Early studies on the effects of polyamines on whole animals models reported changes in blood pressure and slowing of pulse and respiration depending on the dose and route of administration of the polyamines (Wrede, 1924; Tabor & Tabor, 1956). In addition to studying polyamine analogues as antidiarrheals, Bergeron's group has also assessed polyamine analogues for their effectiveness as antiarrhythmics (Bergeron et al., 1998c). The compounds tested included both polyamine antimetabolites and putrescine mimics. The most active analogues observed were dicationic, tetraamines with pyridine ring substitution on the terminal nitrogens-these compounds were able to reverse the progression of an arrhythmic event induced by isoproterenol in a rat model (Bergeron et al., 1998c).

Polyamines may also play an important role in the central nervous system (CNS). Polyamines can cross the blood-brain barrier in limited quantities but the CNS depends on de novo synthesis of Spd and Spm as well (Seiler, 1997). The brain contains the highest activity of spermine synthase. Spm is attributed to the functions of neurons whereas Spd plays a role in the conservation and formation of myelin-rich layers. Unusual concentrations of polyamines in the brain are found during the course of several diseases such as Alzheimer's and schizophrenia. Gilad et al. (1997) have observed increased levels of polyamines in the brains of rats exposed to external stressors. Several N,N' terminal dialkylated homologues of the tetraamine spermine have been shown to exhibit activity at the N-methyl-D-aspartate (NMDA) receptor-channel complex, a ligandgated ion channel involved in excitatory neurotransmission in the mammalian CNS (Bergeron et al., 1995b). Though limited, information indicating the specific


involvement of polyamines in neuropsychiatric disorders exists and further attention to the role ofpolyamines in the CNS is warranted.

The roles of polyamines are indeed numerous and diverse. In some cases, their exact function remains ambiguous. In others, their role is quite well understood. Clearly much insight into the functions and roles of polyamines has been gained over the last few decades. The potential for the development of therapeutic outcomes based on the polyamine biosynthetic network is great and clinical trials testing the effectiveness of polyamine analogues are ongoing (Bergeron et al., 2000). An Unambiguous Role for the Polyamines

Much has been written on the role ofpolyamines and their interactions with DNA, RNA, and protein biosynthesis. A severe depletion in polyamine levels in mammalian cells leads to reduced cell growth and even cell death. This may be due in part to the involvement of polyamines in the posttranslational modification of eukaryotic translation initiation factor 5A (eIF-5A). More specifically, it has been shown that the polyamine spermidine is the sole aminobutyl donor required to modify a specific lysine residue at a single position (Lys5o, human eIF-5A) to the rare amino acid known as hypusine (Fig. 14a). Two enzymes affect this modification: deoxyhypusine synthase and deoxyhypusine hydroxylase. Hypusine is an essential component of the eIF-5A protein and the enzymes involved in the biosynthesis of hypusine have become targets for growth inhibition as well. The remainder of this paper will focus on this unique amino acid hypusine, the only known protein on which this modification occurs (elF-5A), the enzymes that facilitate the modification, and the methods developed in this laboratory to study this biological system more efficiently and effectively.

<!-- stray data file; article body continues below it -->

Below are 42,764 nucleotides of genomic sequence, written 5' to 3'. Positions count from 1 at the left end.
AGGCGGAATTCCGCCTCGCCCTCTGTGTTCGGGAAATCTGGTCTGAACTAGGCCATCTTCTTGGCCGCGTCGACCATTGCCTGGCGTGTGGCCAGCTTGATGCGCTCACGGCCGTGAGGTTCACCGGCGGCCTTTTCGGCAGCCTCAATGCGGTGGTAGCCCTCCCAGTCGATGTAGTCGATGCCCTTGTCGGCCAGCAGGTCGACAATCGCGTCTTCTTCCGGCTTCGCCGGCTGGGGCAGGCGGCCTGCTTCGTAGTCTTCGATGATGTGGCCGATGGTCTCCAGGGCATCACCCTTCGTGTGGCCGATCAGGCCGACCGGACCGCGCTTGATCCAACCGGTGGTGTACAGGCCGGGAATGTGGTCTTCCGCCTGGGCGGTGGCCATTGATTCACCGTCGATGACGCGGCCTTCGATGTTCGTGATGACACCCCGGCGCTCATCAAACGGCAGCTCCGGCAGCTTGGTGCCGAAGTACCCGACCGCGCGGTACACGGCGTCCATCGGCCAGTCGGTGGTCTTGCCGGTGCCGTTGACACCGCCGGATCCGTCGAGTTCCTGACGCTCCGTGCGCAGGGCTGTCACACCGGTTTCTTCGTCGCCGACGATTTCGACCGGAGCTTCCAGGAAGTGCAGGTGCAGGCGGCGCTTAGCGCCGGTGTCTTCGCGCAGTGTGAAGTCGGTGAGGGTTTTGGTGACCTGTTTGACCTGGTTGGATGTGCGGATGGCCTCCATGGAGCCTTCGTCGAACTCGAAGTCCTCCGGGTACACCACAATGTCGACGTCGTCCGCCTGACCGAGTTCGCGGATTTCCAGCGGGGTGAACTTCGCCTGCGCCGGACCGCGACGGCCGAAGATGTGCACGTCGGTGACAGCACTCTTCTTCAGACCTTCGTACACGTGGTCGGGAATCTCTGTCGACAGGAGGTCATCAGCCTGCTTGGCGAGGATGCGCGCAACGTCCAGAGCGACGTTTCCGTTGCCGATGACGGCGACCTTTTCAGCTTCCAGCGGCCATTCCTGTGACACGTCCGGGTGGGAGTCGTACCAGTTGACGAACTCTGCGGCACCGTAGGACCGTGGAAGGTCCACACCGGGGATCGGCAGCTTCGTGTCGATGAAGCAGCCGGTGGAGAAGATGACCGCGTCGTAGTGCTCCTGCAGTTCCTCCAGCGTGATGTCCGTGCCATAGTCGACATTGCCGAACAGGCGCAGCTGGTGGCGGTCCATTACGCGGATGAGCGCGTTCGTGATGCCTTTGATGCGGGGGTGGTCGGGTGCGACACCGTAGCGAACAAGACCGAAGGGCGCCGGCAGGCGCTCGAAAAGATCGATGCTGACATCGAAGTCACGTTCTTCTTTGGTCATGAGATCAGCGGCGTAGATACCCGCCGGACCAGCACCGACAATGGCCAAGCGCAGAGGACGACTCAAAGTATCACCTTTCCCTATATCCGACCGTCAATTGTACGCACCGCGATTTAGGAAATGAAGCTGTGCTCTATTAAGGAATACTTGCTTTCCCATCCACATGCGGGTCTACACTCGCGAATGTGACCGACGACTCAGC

Hypusine and Eukaryotic Initiation Factor 5A Hypusine, a basic amino acid, was first isolated from the homogenates of bovine brain tissue via extraction with trichloroacetic acid followed by extensive ion-exchange chromatography (Shiba et al., 1971). From 200 fresh bovine brains weighing 82.0 kg (obtained from a slaughterhouse), approximately 137 mg of hypusine as the dihydrochloride salt were obtained. The brains were first homogenized in 5-10% trichloroacetic acid in a Waring blender. The homogenates were diluted and centrifuged. Supernatants were filtered through celite and then purified through several ion-exchange columns to isolate basic compounds. Eluates were evaporated to dryness and analyzed by high-voltage paper electrophoresis with ninhydrin development. During this process, an unidentified amino acid was observed. Fractions containing this compound were combined and evaporated to dryness in vacuo. The dried residue was dissolved in 90% methanol and 6 mL of ether. Cooling this solution overnight yielded 105 mg of crystalline material. The mother liquor yielded an additional crop of 32 mg of hypusine (Shiba et al., 1971).